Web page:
Thursday, March 12, 2009

Don't call it a comeback.. Why Coco might carry the Royals in '09..

The Royals continued their good play of late as they beat the Chi-Sox 9-3 in front of 4,645 fans.  

The hitters managed 6 extra base hits and 6 singles for a total of 12 hits.  The hitters had 4 walks and 4 strikeouts as well.  The pitchers gave up 7 hits (2 of them for extra bases) and 3 runs.  The hitters struck out just four and walked 2 batters.

Hitter of the Game

I'm going to go a different route in naming today's hitter of the game.  While he didn't score or drive a run in, he did continue his AWESOME spring.  Coco Crisp will be today's hitter of the game.  Coco was 1-1 with two walks and no strikeouts.  Coco's spring line sits at .391/.545/.609.  Not too shabby for a defense-first centerfielder.

Pitcher of the Game

Kyle Davies continued his impressive spring as he went 4 scoreless innings giving up just one single while striking out 2 and walking 1.  Kyle's spring ERA sits at a measly 0.71.  He earned a save as he went the final three innings.


The Royals will have 2 games tomorrow, their only split squad games of the spring.  Robinson Tejada will take on Vicente Padilla when the Royals host the Rangers.  Zack Greinke will take on Yovani Gallardo as the Royals will play visitors to the Brew Crew.  First pitch for both games is scheduled for 3:05 Central Time.

Covelli Loyce Crisp

Much has been discussed about Coco's background already.  I'm sure you've heard the tale.  Coco's Dad was a boxer, his Mom was a sprinter, and the rest of his family was also connected to athletics somehow.  While I love all of this background information and the fact that Coco is the type of player that plays his heart out no matter the situation, it is not why I believe Coco Crisp might be the biggest surprise on the Royals this year.  It is not why he is my breakout (again) candidate of the year amongst our outfielders.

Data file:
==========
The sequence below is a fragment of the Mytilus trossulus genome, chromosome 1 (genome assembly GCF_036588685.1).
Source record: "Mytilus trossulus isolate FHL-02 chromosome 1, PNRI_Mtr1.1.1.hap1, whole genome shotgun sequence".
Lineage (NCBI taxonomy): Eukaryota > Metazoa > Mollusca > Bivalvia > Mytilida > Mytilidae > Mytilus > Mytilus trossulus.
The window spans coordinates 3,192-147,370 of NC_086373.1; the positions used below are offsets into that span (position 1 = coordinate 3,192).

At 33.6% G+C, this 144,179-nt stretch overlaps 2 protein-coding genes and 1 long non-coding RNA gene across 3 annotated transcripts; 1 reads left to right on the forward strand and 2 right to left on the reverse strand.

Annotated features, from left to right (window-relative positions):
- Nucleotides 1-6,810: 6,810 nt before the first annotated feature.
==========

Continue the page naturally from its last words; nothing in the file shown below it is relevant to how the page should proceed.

There will be a lot of articles written this spring telling you that Coco is finally healthy again.  There will be some explaining that he never got comfortable in Boston and that the CF job was handed to Jacoby Ellsbury and stripped from him unjustly.  I believe in all of these things, (well except for the last one), but most importantly, I believe in Coco Crisp.

Coco has a skill set very similar to David DeJesus.  David has hit for a higher average in his career (and had a better OBP), but their power numbers are similar, and Coco is much better at stealing bases and by all accounts plays much better defensively.  Coco is basically a true "centerfielder" version of the tweener that David DeJesus is.

But this isn't a comparison of the two players, no sirree.  It is an argument as to why I think Coco might just win comeback player of the year.